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The Arctic Queen by Unknown

The Arctic Queen.

To

DR. ELISHA KENT KANE,

COMMANDER OF THE GRINNELL EXPEDITION

IN SEARCH OF SIR JOHN FRANKLIN--

THIS POEM IS DEDICATED:

WITH SINCEREST ADMIRATION OF HIS ENTERPRISE, COURAGE AND HEROIC SELF-DEVOTION,

AND OF HIS SUCCESS AS DISCOVERER

OF THE

OPEN POLAR SEA.

THE ARCTIC QUEEN.

PART FIRST.

OENE, of all the chilly Arctics, queen, Ascended to her everlasting throne Built on the steadfast centre of the world, And waited for the middle hour of night, Now swiftly coming, to convene her court. Set in an ocean of perpetual calm Was the fair island honoured by her reign; Slowly around her rolled the Frigid Zone, Dim in the mystic moonlight far away,-- A silvery ring, circling her nearer realm With the pale lustre of its snowy walls, Defending from all storm and sudden change The sea which bathed the island's level shores. She sat upon her throne, and none might tell Whether her limbs the lambent lustre cast Upon the pearls of which it was composed, Or they cast beauty on her glowing form. Around her feet a pavement spread, inlaid Of squares of roseate sea-shells, set about With purple gems, unknown in other lands;-- Thence, winding paths, sprinkled with golden sand, Ran out, through bowers of flowers and fields of green To meet the sea.

Low in the South the Moon Shone full against the island. The North-star, Sparkling and blazing like a silver sun, Stood at the Zenith, as a lamp hung out From heaven to charm the endless Arctic night;-- And thus a soft profusion of pure light, More exquisite than sunshine, fell abroad. Unnipped by daintiest frosts, in every field Flowers crowded thick; and trees, not tall nor rude, With slender stems upholding feathery shade, Nodded their heads and hung their pliant limbs In natural bowers, sweet with delicious gloom.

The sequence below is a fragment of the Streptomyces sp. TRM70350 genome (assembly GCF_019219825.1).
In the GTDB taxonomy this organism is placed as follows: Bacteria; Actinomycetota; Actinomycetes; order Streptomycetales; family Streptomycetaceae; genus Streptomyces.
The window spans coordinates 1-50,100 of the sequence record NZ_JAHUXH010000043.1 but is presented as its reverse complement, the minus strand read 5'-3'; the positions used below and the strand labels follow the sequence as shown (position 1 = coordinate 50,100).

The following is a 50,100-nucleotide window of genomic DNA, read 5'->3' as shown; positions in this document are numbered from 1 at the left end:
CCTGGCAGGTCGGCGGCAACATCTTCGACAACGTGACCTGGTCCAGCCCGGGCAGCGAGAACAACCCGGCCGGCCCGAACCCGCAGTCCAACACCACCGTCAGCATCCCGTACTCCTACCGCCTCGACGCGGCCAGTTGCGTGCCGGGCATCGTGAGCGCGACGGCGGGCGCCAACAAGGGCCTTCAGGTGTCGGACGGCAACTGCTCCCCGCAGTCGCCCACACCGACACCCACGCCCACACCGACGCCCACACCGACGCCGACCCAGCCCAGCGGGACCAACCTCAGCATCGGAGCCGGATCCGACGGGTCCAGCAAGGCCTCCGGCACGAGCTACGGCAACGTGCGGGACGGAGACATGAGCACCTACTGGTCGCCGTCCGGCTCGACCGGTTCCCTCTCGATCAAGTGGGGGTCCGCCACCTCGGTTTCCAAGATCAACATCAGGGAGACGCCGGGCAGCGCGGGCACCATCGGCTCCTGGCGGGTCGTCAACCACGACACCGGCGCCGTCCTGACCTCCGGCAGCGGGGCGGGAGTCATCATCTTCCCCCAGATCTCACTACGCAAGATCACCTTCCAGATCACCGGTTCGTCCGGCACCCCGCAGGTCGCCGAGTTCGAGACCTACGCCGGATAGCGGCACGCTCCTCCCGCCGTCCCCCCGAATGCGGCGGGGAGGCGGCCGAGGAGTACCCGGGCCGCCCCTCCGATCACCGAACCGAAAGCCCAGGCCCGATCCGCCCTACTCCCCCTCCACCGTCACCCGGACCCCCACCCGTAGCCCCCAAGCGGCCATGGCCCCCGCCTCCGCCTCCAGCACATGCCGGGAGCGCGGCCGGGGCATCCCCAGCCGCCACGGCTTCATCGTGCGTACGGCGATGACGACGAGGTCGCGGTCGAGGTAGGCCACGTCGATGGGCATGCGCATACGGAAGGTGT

Queen OENE sent her luminous glance afar: Fine rays of tintless light played round her head, Crowning her beauty with mysterious glory. She gazed away, beyond the tranquil sea, To distant mountains of unchanging snow, And still beyond, to where full many a tower And fortress reared their walls of gleaming ice On the dim verges of her vast domains.

Scarcely had she in silence throned herself, Ere from the trees, or flower-coves of the shore, Or gliding in from idling on the sea, Her maids of honor came, a virgin train, Like a bright constellation clustering round The central star, most glorious of them all. One, in a crimson blossom, torn away From its far moorings, nestled at her ease, Was seen slowly to skim the silver lake; While the huge flower seemed of itself propelled, Save that, by chance, a flushed and saucy face, Peeped from the waves, showing a little imp Who tugged at its stout stem with willful toil. KOLONA's limbs and bosom roseate glowed As the slant moonlight through the crimson flower Bathed her with blushes; but, when on the strand She lightly sprang, flinging her tresses back, A southern maiden would have deemed her pale. Too rich for pallor was the polished glow Of her lithe figure; while, in either cheek, The red veins glimmered; dark blue were her eyes; Her tresses, like deep shadows, made more fair The light which they enhanced, glancing within.


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